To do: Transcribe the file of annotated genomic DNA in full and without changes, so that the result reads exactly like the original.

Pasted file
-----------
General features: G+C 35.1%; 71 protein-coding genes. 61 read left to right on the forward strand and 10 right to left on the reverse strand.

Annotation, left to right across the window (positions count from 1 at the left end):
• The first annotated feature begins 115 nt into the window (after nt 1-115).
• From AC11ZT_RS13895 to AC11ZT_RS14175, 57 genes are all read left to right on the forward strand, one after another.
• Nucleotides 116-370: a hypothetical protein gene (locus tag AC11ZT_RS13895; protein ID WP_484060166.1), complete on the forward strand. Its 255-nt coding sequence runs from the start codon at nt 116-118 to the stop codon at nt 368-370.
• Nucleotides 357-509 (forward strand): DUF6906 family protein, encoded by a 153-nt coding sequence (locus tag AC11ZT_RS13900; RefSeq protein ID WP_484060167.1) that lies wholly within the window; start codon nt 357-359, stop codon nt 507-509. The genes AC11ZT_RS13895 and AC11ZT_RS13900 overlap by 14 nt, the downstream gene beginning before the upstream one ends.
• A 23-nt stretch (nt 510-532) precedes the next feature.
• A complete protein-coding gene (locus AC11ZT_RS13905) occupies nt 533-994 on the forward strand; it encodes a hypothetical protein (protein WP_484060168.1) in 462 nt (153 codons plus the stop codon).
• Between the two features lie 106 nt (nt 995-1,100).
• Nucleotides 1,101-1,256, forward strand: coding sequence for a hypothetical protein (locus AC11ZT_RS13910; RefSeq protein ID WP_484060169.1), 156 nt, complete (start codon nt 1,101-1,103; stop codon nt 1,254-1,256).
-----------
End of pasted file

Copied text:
General features: G+C 35.1%; 71 protein-coding genes. 61 read left to right on the forward strand and 10 right to left on the reverse strand.

Annotation, left to right across the window (positions count from 1 at the left end):
• The first annotated feature begins 115 nt into the window (after nt 1-115).
• From AC11ZT_RS13895 to AC11ZT_RS14175, 57 genes are all read left to right on the forward strand, one after another.
• Nucleotides 116-370: a hypothetical protein gene (locus tag AC11ZT_RS13895; protein ID WP_484060166.1), complete on the forward strand. Its 255-nt coding sequence runs from the start codon at nt 116-118 to the stop codon at nt 368-370.
• Nucleotides 357-509 (forward strand): DUF6906 family protein, encoded by a 153-nt coding sequence (locus tag AC11ZT_RS13900; RefSeq protein ID WP_484060167.1) that lies wholly within the window; start codon nt 357-359, stop codon nt 507-509. The genes AC11ZT_RS13895 and AC11ZT_RS13900 overlap by 14 nt, the downstream gene beginning before the upstream one ends.
• A 23-nt stretch (nt 510-532) precedes the next feature.
• A complete protein-coding gene (locus AC11ZT_RS13905) occupies nt 533-994 on the forward strand; it encodes a hypothetical protein (protein WP_484060168.1) in 462 nt (153 codons plus the stop codon).
• Between the two features lie 106 nt (nt 995-1,100).
• Nucleotides 1,101-1,256, forward strand: coding sequence for a hypothetical protein (locus AC11ZT_RS13910; RefSeq protein ID WP_484060169.1), 156 nt, complete (start codon nt 1,101-1,103; stop codon nt 1,254-1,256).